Falling commodity prices may help India escape global inflation trap

The Reserve Bank of India (RBI) has said that India’s economy can escape the global inflation trap if the moderation in commodity prices seen in recent weeks continues, alongside an easing of supply chain pressures. .

“The biggest source of relief comes from inflation coming off its recent peak, albeit still at a high level,” the central bank said in its latest “State of the Economy” report. Nonetheless, signs of its widespread spread and the potential slippage in inflation expectations prompted a precautionary and early monetary policy response, the RBI said.

RBI Governor Shaktikanta Das had recently said inflation was likely to “gradually subside in the second half of 2022-23, ruling out chances of a hard landing in India.”. Earlier, Deputy Governor Michael Patra noted that there were signs of spikes in inflation and that tough policy may not be needed to contain price pressures.

If the moderation in commodity prices seen in recent weeks continues, alongside an easing of pressures on the supply chain, the worst of the recent inflationary spurt will be left behind, and the economy can escape the trap of global inflation and enjoy the fruits of soaring inflation. Supply response is unfolding, according to the RBI report.

While the US inflation rate hit a 41-year high of 9.1% in June, India reported retail price inflation of 7.01% in June, down slightly from at 7.04% in May and 7.79% in April.

“The international environment is hostile and therefore close and continued monitoring of the widening trade deficit and portfolio outflows is warranted, despite strong reserve cushions, external debt moderation and an exchange rate fairly priced that has withered less from the monotonous strengthening of the US dollar than many peers,” the report said.

Explain

Inflation moderation

While US inflation hit a 41-year high of 9.1% in June, India reported retail price inflation of 7.01%, down from 7.04% in May and 7 .79% in April.

The recent revival of the southwest monsoon and rejuvenated planting activity have raised hopes of another abundant year for agricultural activity, suggesting that rural demand will soon catch up with urban spending and will consolidate the recovery, he said.

Amid these developments, India’s financial sector remains strong and stable, the RBI said.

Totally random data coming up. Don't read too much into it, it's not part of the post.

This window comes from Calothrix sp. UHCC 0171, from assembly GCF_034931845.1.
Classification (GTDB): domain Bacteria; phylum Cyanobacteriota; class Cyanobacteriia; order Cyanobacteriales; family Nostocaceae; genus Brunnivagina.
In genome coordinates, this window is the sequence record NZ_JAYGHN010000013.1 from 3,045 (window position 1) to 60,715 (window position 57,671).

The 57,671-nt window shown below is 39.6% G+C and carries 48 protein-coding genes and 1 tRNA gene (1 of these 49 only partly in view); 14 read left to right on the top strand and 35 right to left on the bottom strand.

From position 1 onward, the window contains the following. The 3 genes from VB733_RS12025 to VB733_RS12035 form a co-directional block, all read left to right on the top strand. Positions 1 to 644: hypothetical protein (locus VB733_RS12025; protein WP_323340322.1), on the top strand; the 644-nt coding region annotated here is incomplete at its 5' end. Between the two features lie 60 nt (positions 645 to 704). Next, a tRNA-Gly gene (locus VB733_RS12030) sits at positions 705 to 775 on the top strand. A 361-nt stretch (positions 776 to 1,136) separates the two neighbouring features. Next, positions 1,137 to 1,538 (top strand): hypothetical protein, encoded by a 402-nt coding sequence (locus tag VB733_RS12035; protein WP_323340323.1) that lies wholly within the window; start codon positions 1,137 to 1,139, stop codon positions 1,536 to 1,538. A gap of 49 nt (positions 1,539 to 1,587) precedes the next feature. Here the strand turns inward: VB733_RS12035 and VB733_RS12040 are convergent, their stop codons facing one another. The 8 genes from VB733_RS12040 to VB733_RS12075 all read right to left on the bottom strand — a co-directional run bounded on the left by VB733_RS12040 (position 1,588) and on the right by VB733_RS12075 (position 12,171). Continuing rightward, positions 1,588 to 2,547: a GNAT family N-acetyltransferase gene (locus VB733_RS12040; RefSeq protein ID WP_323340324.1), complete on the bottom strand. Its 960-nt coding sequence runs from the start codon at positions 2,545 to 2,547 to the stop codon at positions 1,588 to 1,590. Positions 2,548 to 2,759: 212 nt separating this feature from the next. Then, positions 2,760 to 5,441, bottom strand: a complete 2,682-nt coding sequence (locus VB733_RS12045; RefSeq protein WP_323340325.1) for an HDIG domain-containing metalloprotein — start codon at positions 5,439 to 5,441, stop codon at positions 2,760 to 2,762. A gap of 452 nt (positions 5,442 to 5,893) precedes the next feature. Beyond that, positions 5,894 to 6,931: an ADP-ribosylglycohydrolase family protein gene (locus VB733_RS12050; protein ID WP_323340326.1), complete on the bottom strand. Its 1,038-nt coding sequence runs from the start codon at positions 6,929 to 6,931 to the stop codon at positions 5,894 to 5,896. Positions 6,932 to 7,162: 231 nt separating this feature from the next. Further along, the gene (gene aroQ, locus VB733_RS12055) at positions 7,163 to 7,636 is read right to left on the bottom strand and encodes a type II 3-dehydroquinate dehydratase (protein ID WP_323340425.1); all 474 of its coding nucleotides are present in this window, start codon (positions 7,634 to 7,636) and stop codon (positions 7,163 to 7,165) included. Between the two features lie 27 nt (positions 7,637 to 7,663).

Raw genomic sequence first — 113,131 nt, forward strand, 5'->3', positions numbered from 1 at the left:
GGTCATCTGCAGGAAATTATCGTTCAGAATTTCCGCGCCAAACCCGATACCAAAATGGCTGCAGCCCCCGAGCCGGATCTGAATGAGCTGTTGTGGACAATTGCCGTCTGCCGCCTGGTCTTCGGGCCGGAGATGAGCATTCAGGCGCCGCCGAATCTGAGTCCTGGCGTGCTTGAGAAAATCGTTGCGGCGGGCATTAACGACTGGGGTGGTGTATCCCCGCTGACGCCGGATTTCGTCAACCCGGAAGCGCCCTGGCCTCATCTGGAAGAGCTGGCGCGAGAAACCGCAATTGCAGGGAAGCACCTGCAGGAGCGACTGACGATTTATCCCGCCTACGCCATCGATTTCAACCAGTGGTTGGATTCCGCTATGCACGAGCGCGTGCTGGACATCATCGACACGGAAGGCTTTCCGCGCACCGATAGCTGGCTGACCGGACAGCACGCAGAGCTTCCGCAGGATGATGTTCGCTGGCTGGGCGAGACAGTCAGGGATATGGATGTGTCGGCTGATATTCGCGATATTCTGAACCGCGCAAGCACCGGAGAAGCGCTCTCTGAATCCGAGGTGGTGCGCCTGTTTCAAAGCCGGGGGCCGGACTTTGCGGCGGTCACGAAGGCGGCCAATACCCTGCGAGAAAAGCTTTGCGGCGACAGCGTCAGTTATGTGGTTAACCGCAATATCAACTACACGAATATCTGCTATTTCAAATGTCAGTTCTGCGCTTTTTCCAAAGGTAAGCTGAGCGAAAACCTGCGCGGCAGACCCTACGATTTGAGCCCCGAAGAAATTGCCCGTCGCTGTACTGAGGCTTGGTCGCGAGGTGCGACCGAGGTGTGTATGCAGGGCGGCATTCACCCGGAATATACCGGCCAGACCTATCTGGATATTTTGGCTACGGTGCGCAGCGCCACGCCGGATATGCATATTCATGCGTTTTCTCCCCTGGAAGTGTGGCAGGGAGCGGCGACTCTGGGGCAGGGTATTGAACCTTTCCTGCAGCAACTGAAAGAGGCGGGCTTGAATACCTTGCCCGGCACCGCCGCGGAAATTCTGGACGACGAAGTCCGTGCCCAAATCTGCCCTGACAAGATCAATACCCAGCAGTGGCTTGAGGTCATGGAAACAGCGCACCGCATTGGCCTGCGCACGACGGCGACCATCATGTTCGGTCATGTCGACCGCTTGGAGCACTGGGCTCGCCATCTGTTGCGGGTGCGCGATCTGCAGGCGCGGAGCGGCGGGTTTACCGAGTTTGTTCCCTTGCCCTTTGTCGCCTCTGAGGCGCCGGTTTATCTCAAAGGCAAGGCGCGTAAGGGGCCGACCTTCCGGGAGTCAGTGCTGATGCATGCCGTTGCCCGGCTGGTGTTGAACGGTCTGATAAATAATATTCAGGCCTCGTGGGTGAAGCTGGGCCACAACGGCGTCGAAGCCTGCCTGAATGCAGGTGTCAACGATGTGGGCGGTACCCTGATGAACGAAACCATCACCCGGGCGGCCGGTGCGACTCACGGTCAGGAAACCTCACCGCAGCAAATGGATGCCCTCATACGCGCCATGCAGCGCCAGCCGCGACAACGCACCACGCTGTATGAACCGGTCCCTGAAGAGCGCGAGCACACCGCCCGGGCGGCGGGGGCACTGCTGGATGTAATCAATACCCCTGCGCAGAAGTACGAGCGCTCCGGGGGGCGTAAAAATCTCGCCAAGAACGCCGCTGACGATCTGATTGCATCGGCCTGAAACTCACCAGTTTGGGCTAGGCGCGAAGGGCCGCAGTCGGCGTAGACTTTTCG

The ripple effects of geopolitical fallout are visible in several sectors, slowing the pace of recovery. However, there are sparks in the wind that ignite the economy’s innate strength and put it on track to become the world’s fastest growing economy, despite inflation fears, he said. -he declares.

In another report on the “Fed Cut and Indian Financial Markets”, the RBI said that the slight reaction of Indian financial markets to the announcement of the “Taper 2” can be linked to the strong position of the external sector of the countries during the announcement period. “However, there is evidence of strong spillovers from US stock and bond market volatility to Indian markets,” the RBI said.

This underscores the need to be ready among EMIs in terms of adequate buffers, contingent and data-dependent preemptive and calibrated policy responses to withstand future fallout from volatility, he said.

Food inflation is a major component of headline inflation and tends to spill over into the fundamentals. Food inflation was at a high level in 2013 compared to 2021.

The report said the Taper 2 announcement was somewhat anticipated by financial markets, given past experience with the Taper 1 and Fed communication that hinted at chances of tapping ahead of the announcement.

Another potential explanation for the resilience of Indian markets after the Taper 2 could be support from stronger economic fundamentals in India compared to the period before the Taper 1 announcement, the RBI said.

A lower current account deficit as a percentage of GDP, larger foreign exchange reserves and stronger economic growth during Taper 2 compared to the Taper 1 period imply that the Indian economy is in better shape to withstand the Fed tightening and manage any associated changes in volatility in financial markets, he said.

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